The RAM file system stores all file data in system memory. This limits the maximum amount of stored file data based on available physical memory and swap file space. On 32 bit systems the amount of stored file data cannot exceed 2GB due to limited process address space.

Private Folder file system

Pfmpfolderfs implements a read, write, encrypted, compressed container file formatter. It allows storing sensitive files in a secure container file, accessible only with the correct password.

The user supplied password is converted to an encryption key using the PKCS5V2 algorithm. Data is encrypted using the AES encryption algorithm in XTS chaining mode.

Data compression uses the Zlib implementation of the deflate compression format. This is the same compression used in PNG images and ZIP archives.

The Private Folder data format documentation is not yet ready for public release. Pre-release information will be provided to interested parties upon request. For more information contact Pismo Technic Inc. support.

PFM Development Kit

The PFM Development Kit allows developers to build file systems using PFM. The kit also can be used to integrate existing PFMAP file systems into 3rd party applications.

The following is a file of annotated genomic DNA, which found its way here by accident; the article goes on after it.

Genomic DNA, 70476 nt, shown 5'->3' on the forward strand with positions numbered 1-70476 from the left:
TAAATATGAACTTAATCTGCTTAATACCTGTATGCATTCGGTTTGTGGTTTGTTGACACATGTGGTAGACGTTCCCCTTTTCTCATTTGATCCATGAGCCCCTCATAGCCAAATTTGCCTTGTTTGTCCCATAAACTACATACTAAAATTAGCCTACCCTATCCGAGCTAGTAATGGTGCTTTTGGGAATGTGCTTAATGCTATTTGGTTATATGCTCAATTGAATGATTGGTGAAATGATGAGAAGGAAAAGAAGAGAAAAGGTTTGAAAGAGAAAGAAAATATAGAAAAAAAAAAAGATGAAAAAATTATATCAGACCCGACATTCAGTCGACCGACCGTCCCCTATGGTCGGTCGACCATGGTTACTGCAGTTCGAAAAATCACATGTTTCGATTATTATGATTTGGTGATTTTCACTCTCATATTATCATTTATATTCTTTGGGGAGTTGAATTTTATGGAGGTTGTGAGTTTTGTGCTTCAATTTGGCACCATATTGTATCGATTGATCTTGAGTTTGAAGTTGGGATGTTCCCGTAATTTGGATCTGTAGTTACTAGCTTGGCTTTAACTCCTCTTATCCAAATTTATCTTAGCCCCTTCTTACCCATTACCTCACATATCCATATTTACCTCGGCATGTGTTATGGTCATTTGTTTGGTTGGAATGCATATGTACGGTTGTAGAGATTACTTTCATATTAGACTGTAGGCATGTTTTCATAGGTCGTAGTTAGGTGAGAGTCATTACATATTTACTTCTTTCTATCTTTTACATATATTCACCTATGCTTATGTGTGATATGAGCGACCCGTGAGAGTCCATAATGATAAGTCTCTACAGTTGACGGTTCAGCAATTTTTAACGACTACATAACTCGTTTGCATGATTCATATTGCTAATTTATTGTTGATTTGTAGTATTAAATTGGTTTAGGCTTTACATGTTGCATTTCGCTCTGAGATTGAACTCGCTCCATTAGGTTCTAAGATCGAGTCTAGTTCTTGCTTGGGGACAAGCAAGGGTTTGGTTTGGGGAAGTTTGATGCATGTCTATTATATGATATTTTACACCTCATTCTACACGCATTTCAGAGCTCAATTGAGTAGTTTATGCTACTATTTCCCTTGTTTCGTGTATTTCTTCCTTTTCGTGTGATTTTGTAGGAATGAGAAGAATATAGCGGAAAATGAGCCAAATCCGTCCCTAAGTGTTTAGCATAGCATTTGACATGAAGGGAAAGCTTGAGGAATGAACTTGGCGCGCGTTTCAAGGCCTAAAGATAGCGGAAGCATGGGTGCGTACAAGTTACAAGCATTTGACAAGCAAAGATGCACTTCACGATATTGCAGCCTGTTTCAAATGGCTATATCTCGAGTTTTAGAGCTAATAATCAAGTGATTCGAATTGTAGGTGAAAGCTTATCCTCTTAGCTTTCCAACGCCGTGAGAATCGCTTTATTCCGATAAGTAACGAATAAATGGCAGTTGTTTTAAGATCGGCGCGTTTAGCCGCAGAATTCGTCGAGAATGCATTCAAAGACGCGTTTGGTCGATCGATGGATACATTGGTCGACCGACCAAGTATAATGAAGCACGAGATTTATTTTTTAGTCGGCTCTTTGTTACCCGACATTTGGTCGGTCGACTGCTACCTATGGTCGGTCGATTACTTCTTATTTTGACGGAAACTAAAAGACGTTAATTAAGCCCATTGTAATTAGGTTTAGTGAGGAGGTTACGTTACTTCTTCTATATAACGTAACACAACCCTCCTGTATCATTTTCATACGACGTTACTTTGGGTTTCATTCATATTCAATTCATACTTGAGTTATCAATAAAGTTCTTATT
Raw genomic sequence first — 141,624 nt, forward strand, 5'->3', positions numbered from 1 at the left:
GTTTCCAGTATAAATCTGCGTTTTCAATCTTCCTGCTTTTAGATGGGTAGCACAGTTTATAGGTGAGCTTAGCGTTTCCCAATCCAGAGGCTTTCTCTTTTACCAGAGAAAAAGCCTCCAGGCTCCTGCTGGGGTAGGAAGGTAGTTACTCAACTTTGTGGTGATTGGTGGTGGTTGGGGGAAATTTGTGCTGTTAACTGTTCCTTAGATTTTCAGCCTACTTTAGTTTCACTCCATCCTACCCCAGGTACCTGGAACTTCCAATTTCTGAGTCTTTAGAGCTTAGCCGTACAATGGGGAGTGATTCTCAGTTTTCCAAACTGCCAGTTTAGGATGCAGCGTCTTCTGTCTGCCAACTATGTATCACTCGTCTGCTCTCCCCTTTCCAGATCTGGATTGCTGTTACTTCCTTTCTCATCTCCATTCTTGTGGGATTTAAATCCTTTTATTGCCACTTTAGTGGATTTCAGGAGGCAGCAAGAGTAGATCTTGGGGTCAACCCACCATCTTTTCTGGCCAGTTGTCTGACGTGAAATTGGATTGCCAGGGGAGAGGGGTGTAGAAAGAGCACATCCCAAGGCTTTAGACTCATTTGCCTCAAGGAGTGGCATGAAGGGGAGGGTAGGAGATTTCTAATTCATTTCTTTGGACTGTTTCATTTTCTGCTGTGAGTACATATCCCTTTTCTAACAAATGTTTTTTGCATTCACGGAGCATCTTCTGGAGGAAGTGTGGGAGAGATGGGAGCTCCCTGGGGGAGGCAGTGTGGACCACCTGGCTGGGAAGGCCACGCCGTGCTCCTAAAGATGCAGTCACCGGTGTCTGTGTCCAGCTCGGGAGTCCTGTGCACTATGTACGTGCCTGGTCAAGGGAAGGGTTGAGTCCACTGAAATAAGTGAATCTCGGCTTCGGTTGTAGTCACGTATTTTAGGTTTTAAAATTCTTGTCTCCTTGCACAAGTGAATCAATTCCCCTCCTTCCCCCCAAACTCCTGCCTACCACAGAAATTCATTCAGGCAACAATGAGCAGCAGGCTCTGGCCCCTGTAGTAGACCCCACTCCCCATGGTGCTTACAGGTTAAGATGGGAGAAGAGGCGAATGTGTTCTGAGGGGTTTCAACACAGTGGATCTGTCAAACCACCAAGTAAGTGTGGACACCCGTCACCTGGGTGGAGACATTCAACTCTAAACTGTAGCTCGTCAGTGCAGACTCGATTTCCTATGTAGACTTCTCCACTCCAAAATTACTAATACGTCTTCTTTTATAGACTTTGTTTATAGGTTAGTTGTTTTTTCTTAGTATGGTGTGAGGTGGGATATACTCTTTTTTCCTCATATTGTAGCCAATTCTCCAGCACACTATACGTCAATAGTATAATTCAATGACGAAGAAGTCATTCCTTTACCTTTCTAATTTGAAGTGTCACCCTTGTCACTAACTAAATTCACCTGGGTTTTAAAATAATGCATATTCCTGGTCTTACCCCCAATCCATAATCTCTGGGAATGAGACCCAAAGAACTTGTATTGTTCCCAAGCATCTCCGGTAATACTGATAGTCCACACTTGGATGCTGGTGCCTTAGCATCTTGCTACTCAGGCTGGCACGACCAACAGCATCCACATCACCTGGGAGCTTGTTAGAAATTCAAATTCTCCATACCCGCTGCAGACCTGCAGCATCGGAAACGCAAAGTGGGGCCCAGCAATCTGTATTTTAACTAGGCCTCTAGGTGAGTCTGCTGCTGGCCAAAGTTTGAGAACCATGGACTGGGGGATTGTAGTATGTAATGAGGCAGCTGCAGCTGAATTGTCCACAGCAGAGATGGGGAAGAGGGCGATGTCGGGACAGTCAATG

Programming Languages

PFM supports development in a variety of programming languges, including:

A primary goal with PFM programming language support is to have a largely similar API across all programming languages. This is to allow for consistent documentation across all languages, as well as to allow sharing of support information and documentation between developers and projects using different programming languages.

A consequence of the PFM API portability is that it is not customized for each programming language to follow common language specific practices. As an example, PFM API methods return error codes for all programming languages, as opposed to throwing exceptions. Developers are encouraged to wrap the PFM API as they see fit to make it fit their style of programming.

This documentation describes the API using C++ syntax. Developers using other languages will need to refer to the class, assembly, or header files, for the syntactic differences.

C Header Files

The PFM API is defined in a C header file.

The C PFM API linkage is handled using inline code. Applications do not need to link to any PFM library at build time, and applications can load on systems where PFM is not installed.

C++ Header Files

The PFM API is defined in a C++ header file.

Note that if you include the C versions of the above header in C++ code, it will automatically include the C++ version.